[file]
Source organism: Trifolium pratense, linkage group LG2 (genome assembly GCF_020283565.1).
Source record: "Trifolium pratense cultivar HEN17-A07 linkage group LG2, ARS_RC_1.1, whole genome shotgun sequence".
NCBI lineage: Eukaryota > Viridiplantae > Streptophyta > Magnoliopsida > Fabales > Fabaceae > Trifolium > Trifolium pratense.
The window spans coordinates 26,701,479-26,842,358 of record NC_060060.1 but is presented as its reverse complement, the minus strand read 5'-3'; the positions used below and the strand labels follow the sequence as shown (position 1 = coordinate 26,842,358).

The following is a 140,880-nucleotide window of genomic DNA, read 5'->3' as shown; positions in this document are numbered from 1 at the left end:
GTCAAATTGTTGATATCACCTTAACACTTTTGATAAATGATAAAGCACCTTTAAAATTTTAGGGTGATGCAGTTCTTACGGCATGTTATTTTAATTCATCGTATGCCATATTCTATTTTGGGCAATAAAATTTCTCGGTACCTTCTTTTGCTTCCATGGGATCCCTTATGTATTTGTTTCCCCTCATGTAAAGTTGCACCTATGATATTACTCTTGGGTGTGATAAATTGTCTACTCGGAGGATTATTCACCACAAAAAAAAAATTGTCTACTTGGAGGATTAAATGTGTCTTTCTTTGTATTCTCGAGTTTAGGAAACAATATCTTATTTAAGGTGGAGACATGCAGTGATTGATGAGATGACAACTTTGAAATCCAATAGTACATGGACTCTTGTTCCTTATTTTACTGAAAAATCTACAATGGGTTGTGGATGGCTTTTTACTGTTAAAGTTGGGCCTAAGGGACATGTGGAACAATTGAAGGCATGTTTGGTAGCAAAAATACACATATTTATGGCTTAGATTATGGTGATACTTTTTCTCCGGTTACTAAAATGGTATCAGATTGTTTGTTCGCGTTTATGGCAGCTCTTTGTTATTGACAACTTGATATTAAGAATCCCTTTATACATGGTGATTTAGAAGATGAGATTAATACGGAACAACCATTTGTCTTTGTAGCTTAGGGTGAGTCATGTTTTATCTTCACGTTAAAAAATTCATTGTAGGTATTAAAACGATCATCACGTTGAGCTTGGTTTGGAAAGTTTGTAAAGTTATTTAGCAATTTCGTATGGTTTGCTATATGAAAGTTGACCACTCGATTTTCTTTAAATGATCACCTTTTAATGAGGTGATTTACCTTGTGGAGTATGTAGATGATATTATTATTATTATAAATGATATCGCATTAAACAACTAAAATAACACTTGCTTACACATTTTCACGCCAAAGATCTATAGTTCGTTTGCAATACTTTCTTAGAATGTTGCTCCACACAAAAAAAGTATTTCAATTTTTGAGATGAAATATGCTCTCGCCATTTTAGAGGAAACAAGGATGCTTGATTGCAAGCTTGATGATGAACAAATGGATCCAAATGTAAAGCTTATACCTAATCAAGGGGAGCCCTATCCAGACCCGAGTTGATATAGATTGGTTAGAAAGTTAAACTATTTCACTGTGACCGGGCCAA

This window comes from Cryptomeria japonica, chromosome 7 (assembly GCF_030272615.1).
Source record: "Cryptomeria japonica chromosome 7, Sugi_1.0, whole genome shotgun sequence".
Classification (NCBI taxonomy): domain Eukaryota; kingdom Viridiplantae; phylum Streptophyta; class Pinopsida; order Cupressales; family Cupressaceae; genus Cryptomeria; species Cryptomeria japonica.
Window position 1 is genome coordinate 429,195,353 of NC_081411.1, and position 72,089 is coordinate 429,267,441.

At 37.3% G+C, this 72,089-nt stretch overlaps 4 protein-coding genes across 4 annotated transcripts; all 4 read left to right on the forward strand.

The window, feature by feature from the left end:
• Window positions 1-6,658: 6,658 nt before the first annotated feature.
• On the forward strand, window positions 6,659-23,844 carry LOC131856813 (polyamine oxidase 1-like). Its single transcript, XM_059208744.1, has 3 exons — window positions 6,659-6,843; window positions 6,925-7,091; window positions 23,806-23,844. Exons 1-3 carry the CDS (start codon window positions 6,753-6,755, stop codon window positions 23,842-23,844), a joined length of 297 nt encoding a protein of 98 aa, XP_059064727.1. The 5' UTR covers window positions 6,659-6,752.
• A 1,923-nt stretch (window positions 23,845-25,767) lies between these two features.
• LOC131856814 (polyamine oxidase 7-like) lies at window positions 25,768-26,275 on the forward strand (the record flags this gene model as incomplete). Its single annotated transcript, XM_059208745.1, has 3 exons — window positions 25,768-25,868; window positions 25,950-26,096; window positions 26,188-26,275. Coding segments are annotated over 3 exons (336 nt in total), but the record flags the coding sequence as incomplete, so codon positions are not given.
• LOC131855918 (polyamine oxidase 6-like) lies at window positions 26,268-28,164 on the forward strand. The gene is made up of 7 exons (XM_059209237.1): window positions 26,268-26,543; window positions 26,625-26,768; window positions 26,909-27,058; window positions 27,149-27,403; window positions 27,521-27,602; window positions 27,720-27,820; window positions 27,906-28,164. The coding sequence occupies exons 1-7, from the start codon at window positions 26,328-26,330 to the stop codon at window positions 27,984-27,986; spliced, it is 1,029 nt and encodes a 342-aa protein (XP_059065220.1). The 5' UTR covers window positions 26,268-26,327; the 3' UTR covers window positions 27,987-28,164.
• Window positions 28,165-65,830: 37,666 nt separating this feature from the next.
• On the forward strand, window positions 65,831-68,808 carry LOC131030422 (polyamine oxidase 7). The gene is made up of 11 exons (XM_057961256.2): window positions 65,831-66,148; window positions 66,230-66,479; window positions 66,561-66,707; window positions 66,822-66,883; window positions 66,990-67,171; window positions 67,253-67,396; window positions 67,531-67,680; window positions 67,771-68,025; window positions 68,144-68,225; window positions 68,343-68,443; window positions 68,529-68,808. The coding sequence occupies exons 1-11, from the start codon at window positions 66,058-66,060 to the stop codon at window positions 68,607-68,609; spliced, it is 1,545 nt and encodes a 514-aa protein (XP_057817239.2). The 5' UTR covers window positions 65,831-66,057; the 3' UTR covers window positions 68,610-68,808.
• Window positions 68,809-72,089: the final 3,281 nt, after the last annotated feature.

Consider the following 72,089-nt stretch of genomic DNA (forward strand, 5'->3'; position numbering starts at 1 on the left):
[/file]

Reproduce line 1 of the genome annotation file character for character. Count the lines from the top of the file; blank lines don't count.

Source organism: Trifolium pratense, linkage group LG2 (genome assembly GCF_020283565.1).